Thus, while the empire was expanding abroad, life at home for the lower classes—the upper middle class was not harmed much by the unemployment and the emigration—was a struggle. Writers strenuously resisted the principles of expansion of the empire and the heartless exploitation of foreign and domestic laborers. In the novel, one finds such impassioned propagandistic works as Hardy’s The Mayor of Casterbridge (1886) and George Gissing’s Workers in the Dawn (1880).

From a more purely literary standpoint, however, the age was a rich one, as the novel achieved a wider scope and a greater depth than it had yet known. Though George Eliot is best known for her novels of domestic life, such as Middlemarch, she also took up social causes with an intensity and thoughtfulness not found before in the English novel—the prime example is Daniel Deronda (1876), which deals with “the Jewish question.” Although England had a skilled Jewish prime minister, Benjamin Disraeli (1804-1881), in office for several long periods in the nineteenth century, anti-Semitism was still widespread and often institutionally sanctioned. Eliot, along with Hardy andGeorge Meredith (1828-1909) in particular, also helped create what was to become known as the psychological novel. Certainly, writers of the realistic school—most notably the French realists Honoré de Balzac (1799-1850), Stendhal (Marie-Henri Beyle, 1783-1842), and Gustave Flaubert (1821-1880)—had assisted in opening the paths to psychological realism, but the English novelists of the late nineteenth century carried this tendency to a lofty height. British literary historians occasionally claim that the American-born Henry James (1843-1916), who could be classified as the most insightful of all psychological realists, was more of an English novelist than an American one, since he lived the last thirty-five years of his life in England and wrote a great deal more about English society than he did about that of his native land. The claim is hotly contested, however, by students of the novel in the United States, and there is much in James’s work that proclaims its author as essentially American, wherever he chose to reside.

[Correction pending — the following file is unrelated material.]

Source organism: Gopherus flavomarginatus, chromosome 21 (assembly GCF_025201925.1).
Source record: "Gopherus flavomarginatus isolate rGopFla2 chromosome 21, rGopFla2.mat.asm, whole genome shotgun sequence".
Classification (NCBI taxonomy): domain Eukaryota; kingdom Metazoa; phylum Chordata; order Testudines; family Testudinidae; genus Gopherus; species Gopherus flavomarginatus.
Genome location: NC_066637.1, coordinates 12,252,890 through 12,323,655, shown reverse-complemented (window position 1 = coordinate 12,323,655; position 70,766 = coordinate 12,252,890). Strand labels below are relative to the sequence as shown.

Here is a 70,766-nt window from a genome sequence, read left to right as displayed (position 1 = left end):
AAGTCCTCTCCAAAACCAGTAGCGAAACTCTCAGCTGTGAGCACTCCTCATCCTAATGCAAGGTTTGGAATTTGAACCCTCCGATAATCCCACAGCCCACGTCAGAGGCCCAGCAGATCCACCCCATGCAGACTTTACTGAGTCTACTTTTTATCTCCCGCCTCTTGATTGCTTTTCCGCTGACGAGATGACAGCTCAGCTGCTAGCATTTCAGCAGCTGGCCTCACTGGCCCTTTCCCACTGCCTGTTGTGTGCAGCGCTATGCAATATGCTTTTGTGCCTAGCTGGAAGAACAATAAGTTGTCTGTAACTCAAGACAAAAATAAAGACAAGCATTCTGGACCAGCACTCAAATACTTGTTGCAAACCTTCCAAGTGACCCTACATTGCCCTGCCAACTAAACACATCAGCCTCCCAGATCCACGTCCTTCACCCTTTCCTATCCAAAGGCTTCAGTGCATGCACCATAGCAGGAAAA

The period ended with the death of Robert Browning (1812-1889). This most Victorian of writers, whose optimistic poems are so well known as to mislead casual readers, is a fitting representative of the era. The way was already prepared for the more modern writings of later poets such as Rudyard Kipling (1865-1936), a severe critic of the empire-building practices of the government, and William Butler Yeats (1865-1939). The novelists to follow included Robert Louis Stevenson (1850-1894), Joseph Conrad (1857-1924), Arnold Bennett (1867-1931), and D. H. Lawrence (1885-1930). The works of these authors, and of the other imposing figures who were to carry this magnificent genre down to the present, would not, however, have been possible without the efforts of the countless writers of long fiction who opened the avenues of what F. R. Leavis has aptly called the great tradition.

Background of the American novel